The Latina Behind The Latino List Catherine PinoHow do you change the world if you’re still struggling to love yourself?

How do you love yourself when you’re a young gay woman raised in a conservative Catholic family that believes homosexuality is wrong?

For decades, Catherine Pino, one of Washington D.C.’s most influential Latino lobbyists and advocates, wrestled with those questions, building a fence around her most private self even as she began to build a career based on helping others. Still, the questions lingered.

She left her childhood home in Albuquerque, New Mexico, traveled to Europe, moved to Washington D.C., and worked for the National Council of La Raza, one of the country’s most respected Latino civil rights organizations.

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Then Pino moved to New York to pursue a graduate degree in public policy at New York University and was introduced to the Hetrick-Martin Institute. The experience transformed her life.

An organization devoted to gay, lesbian, and transgender youth, the Hetrick-Martin Institute offers counseling, job training, academic support and operates the Harvey Milk High School.

The young people Pino met through the institute were a revelation. Some had stories that broke her heart. Others shone with vibrancy and enthusiasm. All staggered her with their strength and courage.

“It was a turning point for me,” says Pino, now 45. “These young people inspired me to live authentically. They changed my world.”

At the time, Pino, constrained by her Catholic upbringing, had only come out to a few people and wrestled with self-doubt and depression.

“There were a lot of strong messages that being gay was wrong and the church didn’t accept it,” says Pino. “Coming out was a big obstacle. You don’t realize what kind of toll keeping love inside has on you. I wasn’t able to soar until I embraced who I was.”

Pino quickly became a force in the foundation and philanthropic world, managing a $48 million youth development and education portfolio at DeWitt Wallace-Readers Digest Fund and serving as deputy director of Urban School Reform for the Carnegie Corporation of New York.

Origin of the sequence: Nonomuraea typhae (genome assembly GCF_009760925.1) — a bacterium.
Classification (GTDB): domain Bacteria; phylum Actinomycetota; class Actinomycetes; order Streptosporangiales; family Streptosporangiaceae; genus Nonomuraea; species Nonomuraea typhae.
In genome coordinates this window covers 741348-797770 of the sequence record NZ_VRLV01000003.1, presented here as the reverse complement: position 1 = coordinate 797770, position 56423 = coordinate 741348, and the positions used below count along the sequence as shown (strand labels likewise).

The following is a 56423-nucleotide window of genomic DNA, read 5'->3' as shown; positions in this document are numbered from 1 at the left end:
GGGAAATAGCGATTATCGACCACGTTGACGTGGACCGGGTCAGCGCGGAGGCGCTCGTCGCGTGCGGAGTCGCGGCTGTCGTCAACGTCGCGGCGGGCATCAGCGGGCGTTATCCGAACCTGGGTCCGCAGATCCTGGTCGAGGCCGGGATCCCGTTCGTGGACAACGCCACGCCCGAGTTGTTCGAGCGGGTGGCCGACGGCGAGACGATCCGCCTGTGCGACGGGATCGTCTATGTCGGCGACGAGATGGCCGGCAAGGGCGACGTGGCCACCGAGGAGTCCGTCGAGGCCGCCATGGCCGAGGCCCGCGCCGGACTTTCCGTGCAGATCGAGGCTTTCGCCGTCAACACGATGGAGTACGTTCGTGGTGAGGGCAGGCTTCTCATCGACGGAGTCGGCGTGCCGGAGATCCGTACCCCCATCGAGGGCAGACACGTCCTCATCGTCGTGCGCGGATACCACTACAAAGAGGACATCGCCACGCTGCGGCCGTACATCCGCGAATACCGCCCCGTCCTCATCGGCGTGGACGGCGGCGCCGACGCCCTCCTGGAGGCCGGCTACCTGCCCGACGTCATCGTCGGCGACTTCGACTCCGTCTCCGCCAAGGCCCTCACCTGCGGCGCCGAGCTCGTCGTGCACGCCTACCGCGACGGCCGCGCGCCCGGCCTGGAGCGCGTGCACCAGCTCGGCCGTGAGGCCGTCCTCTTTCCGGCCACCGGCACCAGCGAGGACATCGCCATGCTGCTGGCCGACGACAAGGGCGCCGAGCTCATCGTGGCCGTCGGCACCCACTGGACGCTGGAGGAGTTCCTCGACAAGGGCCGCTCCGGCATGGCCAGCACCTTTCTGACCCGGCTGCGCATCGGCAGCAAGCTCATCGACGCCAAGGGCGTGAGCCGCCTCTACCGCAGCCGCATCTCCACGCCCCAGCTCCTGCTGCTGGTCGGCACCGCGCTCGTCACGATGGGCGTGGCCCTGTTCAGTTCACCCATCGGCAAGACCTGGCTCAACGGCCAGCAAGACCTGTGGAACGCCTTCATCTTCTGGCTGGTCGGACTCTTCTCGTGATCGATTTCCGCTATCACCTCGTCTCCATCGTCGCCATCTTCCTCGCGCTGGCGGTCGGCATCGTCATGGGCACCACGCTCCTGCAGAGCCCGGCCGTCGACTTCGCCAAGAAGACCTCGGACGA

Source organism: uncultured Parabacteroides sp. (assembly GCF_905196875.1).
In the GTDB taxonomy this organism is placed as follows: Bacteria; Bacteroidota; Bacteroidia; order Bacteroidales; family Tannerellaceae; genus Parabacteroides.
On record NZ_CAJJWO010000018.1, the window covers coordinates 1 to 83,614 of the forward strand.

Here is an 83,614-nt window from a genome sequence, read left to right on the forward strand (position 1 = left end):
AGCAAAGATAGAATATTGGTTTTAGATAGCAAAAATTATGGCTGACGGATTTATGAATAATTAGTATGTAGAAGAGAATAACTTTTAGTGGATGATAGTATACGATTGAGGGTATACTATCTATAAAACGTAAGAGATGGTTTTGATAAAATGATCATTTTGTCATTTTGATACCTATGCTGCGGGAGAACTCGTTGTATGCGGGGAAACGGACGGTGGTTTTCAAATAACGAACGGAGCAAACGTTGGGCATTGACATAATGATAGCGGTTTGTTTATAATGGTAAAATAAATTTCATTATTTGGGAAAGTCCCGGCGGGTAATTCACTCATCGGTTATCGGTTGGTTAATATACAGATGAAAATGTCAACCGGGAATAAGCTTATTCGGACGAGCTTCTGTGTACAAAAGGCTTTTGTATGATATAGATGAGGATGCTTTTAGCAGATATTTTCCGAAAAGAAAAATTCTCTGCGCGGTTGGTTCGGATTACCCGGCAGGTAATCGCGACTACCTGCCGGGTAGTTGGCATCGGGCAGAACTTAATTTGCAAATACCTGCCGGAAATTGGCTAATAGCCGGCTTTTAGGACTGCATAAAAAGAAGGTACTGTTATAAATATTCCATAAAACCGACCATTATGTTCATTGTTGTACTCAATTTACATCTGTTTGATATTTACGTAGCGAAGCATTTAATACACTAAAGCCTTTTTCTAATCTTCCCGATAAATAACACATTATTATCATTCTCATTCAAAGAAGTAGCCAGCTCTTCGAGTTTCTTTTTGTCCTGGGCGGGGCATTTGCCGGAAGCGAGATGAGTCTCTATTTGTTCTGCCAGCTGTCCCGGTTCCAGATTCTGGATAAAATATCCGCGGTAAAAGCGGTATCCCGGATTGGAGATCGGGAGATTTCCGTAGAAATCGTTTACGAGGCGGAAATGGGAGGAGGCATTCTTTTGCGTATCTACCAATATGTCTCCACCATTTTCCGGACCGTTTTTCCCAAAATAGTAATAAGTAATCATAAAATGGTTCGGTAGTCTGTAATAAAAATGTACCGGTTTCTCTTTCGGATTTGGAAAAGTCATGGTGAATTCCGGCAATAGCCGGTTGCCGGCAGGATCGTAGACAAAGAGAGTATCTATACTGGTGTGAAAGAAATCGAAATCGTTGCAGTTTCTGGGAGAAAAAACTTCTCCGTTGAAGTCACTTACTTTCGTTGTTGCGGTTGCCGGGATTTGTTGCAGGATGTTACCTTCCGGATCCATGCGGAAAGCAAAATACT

She also emerged as a leading voice in LGBT issues, becoming the first Latina to co-chair and sit on the board of the Hetrick-Martin and serving on the board of The Victory Fund, which provides financial and campaign support for gay and lesbian political candidates.

In 2004, Pino and her life partner, Ingrid Duran, founded D&P Creative Strategies, a philanthropic and consulting firm whose clients include Wal-Mart, Comcast, and Excelencia in Education. The D&P motto: “Consulting with a conscience.”

Pino and Duran, who have known each other more than 20 years and have been a couple for nearly eight years, also created Poder PAC, a political action committee with the goal of increasing the number of Latinas in elected office.

Pino’s mother, who raised three children on her own and struggled to make ends meet, once prayed for her daughter to meet the right man. Now, says Pino, she is “incredibly supportive and loves Ingrid.” “She is the love of my life, my soul mate,” Pino says of Duran. “Ingrid and I are so much in sync. We both want to change the world.” The couple’s latest ventures, Brown Beauty Productions and Milagro Productions, have taken them into the cinematic world.

They serve as executive producers of “The Latino List,” a film project profiling 25 Latinos who have contributed to the political, cultural, artistic and athletic life of the United States. Patterned after “The Black List Project,” the movie will air on HBO on September 29. An exhibit of portraits by photographer Timothy Greenfield-Sanders of the subjects, who include Eva Longoria, Sonia Sotomayor, and America Ferrara, will be on display at the Brooklyn Museum of Art from August 19 to December 11.

“There is a lot of hate going on,” explains Pino. “One of the things we want to do is show positive images of Latinos in the country.”

For Pino, “The Latino List” is just one more step in the journey she began as a little girl in Albuquerque—a pilgrimage of self-discovery and community service.

“I want to change the world,” says Pino. “So if I can make one Latina’s world better by being a model in terms of living authentically and honestly, that will make me happy.”